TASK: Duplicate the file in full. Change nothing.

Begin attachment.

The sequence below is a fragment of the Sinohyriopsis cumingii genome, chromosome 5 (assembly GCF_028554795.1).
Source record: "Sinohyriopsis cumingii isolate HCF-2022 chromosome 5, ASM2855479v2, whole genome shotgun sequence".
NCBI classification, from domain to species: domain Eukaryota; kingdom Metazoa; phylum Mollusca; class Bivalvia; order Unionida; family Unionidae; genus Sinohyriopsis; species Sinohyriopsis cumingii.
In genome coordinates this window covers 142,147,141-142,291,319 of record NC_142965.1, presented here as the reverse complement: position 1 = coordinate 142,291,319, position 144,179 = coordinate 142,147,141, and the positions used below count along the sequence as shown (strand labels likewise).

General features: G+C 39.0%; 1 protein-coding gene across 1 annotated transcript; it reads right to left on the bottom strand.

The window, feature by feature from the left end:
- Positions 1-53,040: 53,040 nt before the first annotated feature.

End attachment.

The sequence below is a fragment of the Sinohyriopsis cumingii genome, chromosome 5 (assembly GCF_028554795.1).
Source record: "Sinohyriopsis cumingii isolate HCF-2022 chromosome 5, ASM2855479v2, whole genome shotgun sequence".
NCBI classification, from domain to species: domain Eukaryota; kingdom Metazoa; phylum Mollusca; class Bivalvia; order Unionida; family Unionidae; genus Sinohyriopsis; species Sinohyriopsis cumingii.
In genome coordinates this window covers 142,147,141-142,291,319 of record NC_142965.1, presented here as the reverse complement: position 1 = coordinate 142,291,319, position 144,179 = coordinate 142,147,141, and the positions used below count along the sequence as shown (strand labels likewise).

General features: G+C 39.0%; 1 protein-coding gene across 1 annotated transcript; it reads right to left on the bottom strand.

The window, feature by feature from the left end:
- Positions 1-53,040: 53,040 nt before the first annotated feature.